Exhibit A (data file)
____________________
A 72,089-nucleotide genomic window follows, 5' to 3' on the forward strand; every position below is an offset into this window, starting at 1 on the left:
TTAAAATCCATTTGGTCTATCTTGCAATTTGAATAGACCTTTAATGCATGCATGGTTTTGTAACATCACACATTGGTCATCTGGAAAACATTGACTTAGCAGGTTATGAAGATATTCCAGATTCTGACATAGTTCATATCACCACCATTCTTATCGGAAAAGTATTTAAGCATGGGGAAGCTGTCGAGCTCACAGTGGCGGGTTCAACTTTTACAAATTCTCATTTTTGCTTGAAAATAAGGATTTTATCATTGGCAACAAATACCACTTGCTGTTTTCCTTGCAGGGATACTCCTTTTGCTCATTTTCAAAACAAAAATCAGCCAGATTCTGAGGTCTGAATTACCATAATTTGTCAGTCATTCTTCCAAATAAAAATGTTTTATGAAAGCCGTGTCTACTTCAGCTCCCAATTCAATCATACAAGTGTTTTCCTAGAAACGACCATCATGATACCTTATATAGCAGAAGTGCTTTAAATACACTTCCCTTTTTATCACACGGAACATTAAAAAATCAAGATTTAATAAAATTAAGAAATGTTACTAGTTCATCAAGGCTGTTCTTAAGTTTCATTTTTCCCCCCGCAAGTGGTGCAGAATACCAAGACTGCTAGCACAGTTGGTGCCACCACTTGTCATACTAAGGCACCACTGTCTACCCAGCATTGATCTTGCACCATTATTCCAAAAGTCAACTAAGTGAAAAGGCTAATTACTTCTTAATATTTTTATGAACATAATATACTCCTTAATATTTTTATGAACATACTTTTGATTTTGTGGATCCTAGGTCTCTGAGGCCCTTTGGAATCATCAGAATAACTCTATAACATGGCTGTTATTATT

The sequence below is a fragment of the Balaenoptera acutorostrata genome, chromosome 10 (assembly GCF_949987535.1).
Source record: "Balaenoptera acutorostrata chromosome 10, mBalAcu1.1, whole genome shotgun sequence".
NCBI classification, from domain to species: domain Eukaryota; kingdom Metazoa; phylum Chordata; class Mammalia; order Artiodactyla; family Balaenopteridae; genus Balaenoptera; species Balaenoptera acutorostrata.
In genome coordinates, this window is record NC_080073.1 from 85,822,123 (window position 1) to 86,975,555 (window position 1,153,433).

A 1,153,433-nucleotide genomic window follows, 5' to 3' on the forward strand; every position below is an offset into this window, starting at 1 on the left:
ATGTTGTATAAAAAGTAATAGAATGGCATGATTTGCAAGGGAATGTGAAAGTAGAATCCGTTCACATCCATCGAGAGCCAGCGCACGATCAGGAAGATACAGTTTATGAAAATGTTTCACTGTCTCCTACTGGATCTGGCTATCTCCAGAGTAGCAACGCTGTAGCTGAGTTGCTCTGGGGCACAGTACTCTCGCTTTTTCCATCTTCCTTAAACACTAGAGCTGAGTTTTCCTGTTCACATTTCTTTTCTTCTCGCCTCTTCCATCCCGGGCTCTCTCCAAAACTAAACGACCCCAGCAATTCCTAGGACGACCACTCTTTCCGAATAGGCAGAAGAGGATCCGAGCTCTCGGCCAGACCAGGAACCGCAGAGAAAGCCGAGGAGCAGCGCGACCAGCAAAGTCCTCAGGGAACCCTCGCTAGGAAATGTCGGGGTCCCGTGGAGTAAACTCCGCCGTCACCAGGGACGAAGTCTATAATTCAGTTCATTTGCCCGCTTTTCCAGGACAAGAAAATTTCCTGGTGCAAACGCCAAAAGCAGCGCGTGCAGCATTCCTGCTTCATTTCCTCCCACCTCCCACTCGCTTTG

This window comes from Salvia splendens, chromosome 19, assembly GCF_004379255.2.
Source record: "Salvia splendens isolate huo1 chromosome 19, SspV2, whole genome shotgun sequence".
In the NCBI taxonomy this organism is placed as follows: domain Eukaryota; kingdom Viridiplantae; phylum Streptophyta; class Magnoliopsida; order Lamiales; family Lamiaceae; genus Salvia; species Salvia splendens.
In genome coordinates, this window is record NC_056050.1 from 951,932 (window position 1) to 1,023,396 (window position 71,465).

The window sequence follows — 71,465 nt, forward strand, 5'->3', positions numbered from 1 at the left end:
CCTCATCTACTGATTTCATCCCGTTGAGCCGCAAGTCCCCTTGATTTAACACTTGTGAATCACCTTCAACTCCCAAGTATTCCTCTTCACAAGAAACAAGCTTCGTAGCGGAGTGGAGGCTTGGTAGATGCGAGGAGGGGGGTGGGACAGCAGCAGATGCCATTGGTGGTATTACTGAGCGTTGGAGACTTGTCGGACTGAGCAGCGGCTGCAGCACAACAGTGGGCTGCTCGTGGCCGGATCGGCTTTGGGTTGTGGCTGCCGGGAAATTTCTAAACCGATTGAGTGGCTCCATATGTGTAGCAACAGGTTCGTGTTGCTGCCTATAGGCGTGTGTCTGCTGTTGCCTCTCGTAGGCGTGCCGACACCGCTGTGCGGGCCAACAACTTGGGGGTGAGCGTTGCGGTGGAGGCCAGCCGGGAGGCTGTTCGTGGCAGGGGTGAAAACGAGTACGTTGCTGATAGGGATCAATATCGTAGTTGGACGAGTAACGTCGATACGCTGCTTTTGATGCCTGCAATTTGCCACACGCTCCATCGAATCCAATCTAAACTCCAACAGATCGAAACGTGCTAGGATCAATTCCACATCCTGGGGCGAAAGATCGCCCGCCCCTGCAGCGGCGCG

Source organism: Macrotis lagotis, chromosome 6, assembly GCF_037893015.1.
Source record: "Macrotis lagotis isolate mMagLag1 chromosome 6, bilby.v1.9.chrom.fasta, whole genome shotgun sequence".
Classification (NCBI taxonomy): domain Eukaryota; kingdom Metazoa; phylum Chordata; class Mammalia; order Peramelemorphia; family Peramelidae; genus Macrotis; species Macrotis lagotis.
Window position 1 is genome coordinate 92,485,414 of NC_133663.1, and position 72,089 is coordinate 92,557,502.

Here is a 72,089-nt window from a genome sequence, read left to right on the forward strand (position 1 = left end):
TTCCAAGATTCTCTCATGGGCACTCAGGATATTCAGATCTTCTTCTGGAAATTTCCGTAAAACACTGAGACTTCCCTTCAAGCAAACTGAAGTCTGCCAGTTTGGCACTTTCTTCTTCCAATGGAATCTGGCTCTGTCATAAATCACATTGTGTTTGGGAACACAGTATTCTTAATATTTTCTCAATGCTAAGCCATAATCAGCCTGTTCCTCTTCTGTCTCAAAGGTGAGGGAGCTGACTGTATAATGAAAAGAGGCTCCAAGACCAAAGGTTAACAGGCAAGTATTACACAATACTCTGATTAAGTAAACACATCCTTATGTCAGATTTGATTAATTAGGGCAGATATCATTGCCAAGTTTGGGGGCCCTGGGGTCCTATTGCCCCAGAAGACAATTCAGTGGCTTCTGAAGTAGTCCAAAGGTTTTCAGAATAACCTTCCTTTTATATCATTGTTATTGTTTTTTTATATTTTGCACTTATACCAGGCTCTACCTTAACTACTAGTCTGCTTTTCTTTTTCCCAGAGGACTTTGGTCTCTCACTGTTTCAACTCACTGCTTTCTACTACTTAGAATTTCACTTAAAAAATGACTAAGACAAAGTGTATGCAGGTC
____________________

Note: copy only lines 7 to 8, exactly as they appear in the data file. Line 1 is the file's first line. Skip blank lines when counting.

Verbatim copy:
A 1,153,433-nucleotide genomic window follows, 5' to 3' on the forward strand; every position below is an offset into this window, starting at 1 on the left:
ATGTTGTATAAAAAGTAATAGAATGGCATGATTTGCAAGGGAATGTGAAAGTAGAATCCGTTCACATCCATCGAGAGCCAGCGCACGATCAGGAAGATACAGTTTATGAAAATGTTTCACTGTCTCCTACTGGATCTGGCTATCTCCAGAGTAGCAACGCTGTAGCTGAGTTGCTCTGGGGCACAGTACTCTCGCTTTTTCCATCTTCCTTAAACACTAGAGCTGAGTTTTCCTGTTCACATTTCTTTTCTTCTCGCCTCTTCCATCCCGGGCTCTCTCCAAAACTAAACGACCCCAGCAATTCCTAGGACGACCACTCTTTCCGAATAGGCAGAAGAGGATCCGAGCTCTCGGCCAGACCAGGAACCGCAGAGAAAGCCGAGGAGCAGCGCGACCAGCAAAGTCCTCAGGGAACCCTCGCTAGGAAATGTCGGGGTCCCGTGGAGTAAACTCCGCCGTCACCAGGGACGAAGTCTATAATTCAGTTCATTTGCCCGCTTTTCCAGGACAAGAAAATTTCCTGGTGCAAACGCCAAAAGCAGCGCGTGCAGCATTCCTGCTTCATTTCCTCCCACCTCCCACTCGCTTTG